SFC: Three ways the regulator is focusing on disclosure

Author: Ashley Lee | Published: 28 May 2014
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Hong Kong’s Securities and Futures Commission (SFC) is looking more closely at listed companies’ disclosure, according to Michael Duignan, senior director of the regulator’s corporate finance division.

Most of the effort in improving compliance culture will be focused on guidance and soft regulation. "Public enforcement action does have an encouraging effect but big sticks only take you so far," said Duignan.

Duignan, who joined the SFC in February of this year, focuses on the various aspects of the Securities and Futures Ordinance (SFO) that relate to listed companies.

Speaking at the Asialaw In-House Counsel Summit today, he described the division’s role as protecting members of the public investing in listed companies and ensuring that the right information is being disclosed to investors at the right time. 

Bolstering disclosure standards is an obvious way to achieve that goal, especially in relatively young capital markets compared with those in the US and EU. "Some of the inherent checks and balances that exist in arguably more developed markets are absent," he said.

The division has three primary objectives: to increase the compliance culture within listed companies and generally improve corporate behaviour; identify corporate misconduct within the scope of the SFO, in particular that which is prejudicial to the interests of shareholders; and to ensure that the listing of securities is not against the public interest as well as ensure that disclosure is sufficient to allow the investor to make an assessment regarding the issuer and the security.


  •       Michael Duignan, senior director of corporate finance at Hong Kong’s SFC, discussed his division’s priorities at the Asialaw In-House Counsel Summit;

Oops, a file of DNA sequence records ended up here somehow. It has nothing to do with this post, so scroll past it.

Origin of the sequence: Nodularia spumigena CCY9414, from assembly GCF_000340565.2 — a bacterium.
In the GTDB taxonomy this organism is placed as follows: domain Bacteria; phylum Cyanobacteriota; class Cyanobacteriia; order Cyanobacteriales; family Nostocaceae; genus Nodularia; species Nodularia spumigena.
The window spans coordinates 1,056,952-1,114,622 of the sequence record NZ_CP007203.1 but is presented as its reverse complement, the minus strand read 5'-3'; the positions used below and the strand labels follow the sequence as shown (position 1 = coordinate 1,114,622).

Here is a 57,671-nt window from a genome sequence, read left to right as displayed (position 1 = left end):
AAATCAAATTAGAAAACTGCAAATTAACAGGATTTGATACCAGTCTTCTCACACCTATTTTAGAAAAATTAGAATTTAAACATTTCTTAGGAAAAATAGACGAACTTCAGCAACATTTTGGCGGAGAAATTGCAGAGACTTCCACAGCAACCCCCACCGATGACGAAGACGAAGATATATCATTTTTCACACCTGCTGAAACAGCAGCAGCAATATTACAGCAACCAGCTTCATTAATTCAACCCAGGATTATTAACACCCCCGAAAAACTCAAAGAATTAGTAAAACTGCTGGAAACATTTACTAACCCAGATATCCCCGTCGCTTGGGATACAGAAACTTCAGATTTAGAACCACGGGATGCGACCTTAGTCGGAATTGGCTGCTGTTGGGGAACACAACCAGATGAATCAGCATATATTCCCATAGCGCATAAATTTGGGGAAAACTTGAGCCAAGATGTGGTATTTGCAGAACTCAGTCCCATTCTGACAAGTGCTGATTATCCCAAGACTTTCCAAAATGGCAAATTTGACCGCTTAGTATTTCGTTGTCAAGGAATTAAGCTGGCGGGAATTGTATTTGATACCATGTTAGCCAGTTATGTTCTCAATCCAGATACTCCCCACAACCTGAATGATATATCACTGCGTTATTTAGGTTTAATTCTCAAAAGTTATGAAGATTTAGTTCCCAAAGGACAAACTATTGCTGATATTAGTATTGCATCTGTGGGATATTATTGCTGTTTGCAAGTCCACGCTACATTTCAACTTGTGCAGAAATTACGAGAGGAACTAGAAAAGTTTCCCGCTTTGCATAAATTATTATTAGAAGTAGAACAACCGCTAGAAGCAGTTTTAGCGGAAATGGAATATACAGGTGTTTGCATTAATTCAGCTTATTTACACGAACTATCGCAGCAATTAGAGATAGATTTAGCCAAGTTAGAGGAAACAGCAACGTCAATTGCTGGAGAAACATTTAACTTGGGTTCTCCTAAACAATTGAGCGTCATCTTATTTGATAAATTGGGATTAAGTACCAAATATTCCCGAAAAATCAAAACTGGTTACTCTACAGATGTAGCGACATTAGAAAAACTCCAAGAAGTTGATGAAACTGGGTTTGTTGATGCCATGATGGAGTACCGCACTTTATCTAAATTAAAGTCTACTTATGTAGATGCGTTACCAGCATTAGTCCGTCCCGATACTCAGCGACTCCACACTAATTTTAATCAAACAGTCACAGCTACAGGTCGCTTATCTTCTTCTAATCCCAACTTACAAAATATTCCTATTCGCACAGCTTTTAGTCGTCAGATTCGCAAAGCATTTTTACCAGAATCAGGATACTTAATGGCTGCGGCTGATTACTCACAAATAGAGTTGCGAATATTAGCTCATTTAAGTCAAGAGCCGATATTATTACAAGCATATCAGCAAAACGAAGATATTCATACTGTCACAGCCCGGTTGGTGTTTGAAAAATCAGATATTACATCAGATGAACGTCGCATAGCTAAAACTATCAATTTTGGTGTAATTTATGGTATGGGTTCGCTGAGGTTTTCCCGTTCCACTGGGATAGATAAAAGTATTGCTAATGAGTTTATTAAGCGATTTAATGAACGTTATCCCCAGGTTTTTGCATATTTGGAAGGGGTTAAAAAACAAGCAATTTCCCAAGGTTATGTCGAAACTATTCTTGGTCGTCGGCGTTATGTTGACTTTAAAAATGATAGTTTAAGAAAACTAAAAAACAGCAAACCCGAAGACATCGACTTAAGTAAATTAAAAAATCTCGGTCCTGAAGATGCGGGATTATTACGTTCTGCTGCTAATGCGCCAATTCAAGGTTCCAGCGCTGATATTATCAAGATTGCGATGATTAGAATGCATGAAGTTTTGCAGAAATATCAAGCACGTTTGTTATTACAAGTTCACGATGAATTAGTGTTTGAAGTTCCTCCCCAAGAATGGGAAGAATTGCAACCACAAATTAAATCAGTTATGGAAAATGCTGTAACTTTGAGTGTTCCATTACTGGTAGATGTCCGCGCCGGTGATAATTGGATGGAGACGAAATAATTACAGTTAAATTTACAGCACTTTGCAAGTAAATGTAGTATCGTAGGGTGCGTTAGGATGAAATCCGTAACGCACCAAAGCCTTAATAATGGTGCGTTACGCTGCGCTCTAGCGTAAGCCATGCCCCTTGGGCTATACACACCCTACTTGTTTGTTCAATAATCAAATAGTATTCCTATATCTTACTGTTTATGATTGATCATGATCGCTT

•       His division is looking to boost disclosure standards in the capital markets, focusing on meaningful disclosure rather than more of it;
  •       Other areas of interest include identifying prejudicial behaviour and prospectus review.

Encouraging meaningful disclosure

While companies don’t necessarily deliberately hide material information, they could be more forthcoming about the detail and significance of that information.

A lack of information might be the reason why there were few price movements based on corporate announcements in the last year: only 14% of profit alerts and warnings last year resulted in a price move.

"That makes me wonder about the other 86%," said Duignan. "If a company issues a profit alert and the price doesn’t change, that strikes me as rather odd."

Low liquidity could be a reason for the lack of movement, but Duignan believes that some announcements provide so little meaning that investors can draw no guidance from them.

Instead hard figures are needed in profit alerts. The indications suggest that some companies have started including more numbers, and Duignan encouraged all companies to match those efforts.

He refuted arguments that investors might be confused by too much disclosure, observing that no investor has approached him to complain about that issue in the Hong Kong market.

Prejudicial behaviour

The corporate finance division is also looking to identify behaviour prejudicial to the interests of shareholders, and to do so proactively by conducting in-depth reviews of companies selected using a risk-based approach.

"Public enforcement action has an encouraging effect but big sticks only take you so far"

"We’re trying to spot problems before they become scandals," he said, adding that people often point out the signs of a failure after the fact.

To better understand market trends and patterns, the regulator is also conducting thematic reviews by investigating issues of relevance to more than one company. That might result in changes to policy, listing rules or – in extreme circumstances – enforcement actions.

Prospectus review

Initial public offering (IPO) prospectus review has come under increased scrutiny since the public A1 filing requirement began on April 1. Duignan noted that there was a clear rush to get ahead of the publication deadline, with 60 prospectuses filed from February 1 to the end of March.

"Given that there were only four submissions in April, it’s too early to make assessments of the quality of documents under the new regime," he said.

But he’d heard anecdotal evidence that the regulations had some effect on how sponsors, banks, advisors and companies themselves have approached the process of drafting prospectuses. Sponsors are apparently asking more questions of companies, and are checking the facts to a greater extent than before, he said.

Duignan’s views expressed are his own, and do not represent those of the SFC.

See also

Hong Kong analyst disclosure regulations need clarity

Revealed: Hong Kong exchange to expedite IPOs

Paul Gillis: SFC should not regulate auditors